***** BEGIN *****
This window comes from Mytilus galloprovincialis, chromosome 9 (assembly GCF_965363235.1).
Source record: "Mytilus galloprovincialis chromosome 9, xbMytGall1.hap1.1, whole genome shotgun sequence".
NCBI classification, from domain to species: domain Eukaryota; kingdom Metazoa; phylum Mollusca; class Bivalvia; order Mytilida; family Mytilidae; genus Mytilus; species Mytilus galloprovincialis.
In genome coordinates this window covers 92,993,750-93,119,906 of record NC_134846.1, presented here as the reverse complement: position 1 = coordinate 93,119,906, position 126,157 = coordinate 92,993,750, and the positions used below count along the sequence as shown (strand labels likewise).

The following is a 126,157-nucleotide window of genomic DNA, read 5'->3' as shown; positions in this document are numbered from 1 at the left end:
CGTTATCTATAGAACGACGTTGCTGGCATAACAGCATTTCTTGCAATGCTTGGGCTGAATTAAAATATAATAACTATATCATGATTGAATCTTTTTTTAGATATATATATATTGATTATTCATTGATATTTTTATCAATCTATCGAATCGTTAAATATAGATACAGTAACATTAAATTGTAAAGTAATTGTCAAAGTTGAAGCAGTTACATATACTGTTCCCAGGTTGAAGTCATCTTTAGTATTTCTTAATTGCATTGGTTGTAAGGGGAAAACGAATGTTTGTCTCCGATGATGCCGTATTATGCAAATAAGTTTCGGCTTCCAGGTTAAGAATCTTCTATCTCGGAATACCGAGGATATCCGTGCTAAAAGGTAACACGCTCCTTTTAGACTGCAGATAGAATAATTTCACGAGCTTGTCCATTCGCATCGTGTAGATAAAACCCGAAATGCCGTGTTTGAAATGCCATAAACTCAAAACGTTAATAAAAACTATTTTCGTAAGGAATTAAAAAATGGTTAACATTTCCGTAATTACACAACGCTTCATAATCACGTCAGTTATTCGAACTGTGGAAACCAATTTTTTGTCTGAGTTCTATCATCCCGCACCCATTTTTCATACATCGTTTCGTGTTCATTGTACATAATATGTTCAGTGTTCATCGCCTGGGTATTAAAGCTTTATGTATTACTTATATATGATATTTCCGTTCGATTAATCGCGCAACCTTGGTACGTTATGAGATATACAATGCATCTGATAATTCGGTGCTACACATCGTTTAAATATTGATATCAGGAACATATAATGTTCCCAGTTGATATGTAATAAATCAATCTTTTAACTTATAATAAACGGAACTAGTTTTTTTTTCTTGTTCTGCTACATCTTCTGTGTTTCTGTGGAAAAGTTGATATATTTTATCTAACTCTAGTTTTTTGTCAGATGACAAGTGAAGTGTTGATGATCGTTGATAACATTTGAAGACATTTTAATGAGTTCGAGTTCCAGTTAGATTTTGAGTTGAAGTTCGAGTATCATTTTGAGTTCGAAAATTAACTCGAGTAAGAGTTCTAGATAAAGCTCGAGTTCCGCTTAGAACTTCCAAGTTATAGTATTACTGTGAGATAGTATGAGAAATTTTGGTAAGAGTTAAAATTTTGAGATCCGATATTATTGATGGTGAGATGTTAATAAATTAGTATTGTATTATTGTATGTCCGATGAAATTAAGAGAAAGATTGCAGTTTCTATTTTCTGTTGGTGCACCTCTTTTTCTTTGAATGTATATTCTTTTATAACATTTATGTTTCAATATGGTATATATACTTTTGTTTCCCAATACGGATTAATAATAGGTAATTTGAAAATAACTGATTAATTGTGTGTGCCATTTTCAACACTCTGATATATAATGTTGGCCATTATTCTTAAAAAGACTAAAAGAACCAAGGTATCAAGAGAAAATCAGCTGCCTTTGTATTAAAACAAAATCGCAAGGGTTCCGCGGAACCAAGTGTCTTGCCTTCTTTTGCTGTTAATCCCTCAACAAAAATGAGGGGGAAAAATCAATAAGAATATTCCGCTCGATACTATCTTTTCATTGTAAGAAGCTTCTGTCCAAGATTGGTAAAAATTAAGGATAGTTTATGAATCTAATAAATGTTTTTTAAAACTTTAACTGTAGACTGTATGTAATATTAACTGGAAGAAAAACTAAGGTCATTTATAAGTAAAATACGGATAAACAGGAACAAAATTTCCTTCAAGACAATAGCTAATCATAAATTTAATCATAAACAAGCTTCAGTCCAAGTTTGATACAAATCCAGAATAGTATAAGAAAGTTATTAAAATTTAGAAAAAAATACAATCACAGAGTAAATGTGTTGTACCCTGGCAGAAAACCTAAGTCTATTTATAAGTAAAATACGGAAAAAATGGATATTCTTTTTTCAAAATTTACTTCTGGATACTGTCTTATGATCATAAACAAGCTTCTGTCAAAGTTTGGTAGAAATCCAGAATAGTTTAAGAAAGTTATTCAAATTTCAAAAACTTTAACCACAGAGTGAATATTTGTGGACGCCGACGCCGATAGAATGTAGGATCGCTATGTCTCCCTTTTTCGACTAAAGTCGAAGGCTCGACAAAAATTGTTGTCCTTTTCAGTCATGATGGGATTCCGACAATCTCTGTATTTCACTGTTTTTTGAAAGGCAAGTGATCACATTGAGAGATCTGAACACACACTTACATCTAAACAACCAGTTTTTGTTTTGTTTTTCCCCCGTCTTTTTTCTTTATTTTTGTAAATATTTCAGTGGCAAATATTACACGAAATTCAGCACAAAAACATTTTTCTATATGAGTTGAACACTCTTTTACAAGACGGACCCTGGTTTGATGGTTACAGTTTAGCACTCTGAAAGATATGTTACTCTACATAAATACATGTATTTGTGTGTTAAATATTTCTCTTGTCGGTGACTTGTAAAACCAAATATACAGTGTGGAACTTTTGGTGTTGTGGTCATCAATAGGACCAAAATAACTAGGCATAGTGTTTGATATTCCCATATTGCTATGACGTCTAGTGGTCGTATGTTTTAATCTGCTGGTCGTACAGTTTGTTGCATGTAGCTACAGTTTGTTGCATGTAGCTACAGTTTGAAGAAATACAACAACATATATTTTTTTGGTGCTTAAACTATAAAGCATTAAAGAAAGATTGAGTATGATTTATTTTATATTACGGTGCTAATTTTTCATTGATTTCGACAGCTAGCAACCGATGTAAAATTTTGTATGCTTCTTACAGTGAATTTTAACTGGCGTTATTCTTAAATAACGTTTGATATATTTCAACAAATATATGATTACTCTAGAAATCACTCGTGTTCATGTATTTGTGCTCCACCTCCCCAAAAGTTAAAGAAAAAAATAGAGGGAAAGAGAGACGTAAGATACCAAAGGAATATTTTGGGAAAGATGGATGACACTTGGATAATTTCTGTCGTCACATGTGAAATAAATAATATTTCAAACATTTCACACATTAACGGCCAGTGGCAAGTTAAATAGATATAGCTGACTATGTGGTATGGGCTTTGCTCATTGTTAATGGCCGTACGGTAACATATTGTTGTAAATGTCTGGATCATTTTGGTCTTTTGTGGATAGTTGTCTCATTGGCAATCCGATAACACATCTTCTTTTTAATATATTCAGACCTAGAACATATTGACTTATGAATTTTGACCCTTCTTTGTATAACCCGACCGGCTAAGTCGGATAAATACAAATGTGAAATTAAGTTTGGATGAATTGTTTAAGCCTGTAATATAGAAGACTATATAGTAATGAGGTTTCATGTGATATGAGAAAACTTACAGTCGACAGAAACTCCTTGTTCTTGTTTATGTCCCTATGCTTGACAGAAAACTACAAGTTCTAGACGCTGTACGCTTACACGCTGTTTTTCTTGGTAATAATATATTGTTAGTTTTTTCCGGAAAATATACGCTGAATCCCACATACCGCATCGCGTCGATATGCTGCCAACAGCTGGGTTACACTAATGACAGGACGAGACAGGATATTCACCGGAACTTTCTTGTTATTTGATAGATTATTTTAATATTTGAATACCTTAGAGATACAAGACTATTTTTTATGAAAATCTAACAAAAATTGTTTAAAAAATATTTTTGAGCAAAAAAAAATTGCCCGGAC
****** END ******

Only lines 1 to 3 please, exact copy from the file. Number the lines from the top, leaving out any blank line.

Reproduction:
This window comes from Mytilus galloprovincialis, chromosome 9 (assembly GCF_965363235.1).
Source record: "Mytilus galloprovincialis chromosome 9, xbMytGall1.hap1.1, whole genome shotgun sequence".
NCBI classification, from domain to species: domain Eukaryota; kingdom Metazoa; phylum Mollusca; class Bivalvia; order Mytilida; family Mytilidae; genus Mytilus; species Mytilus galloprovincialis.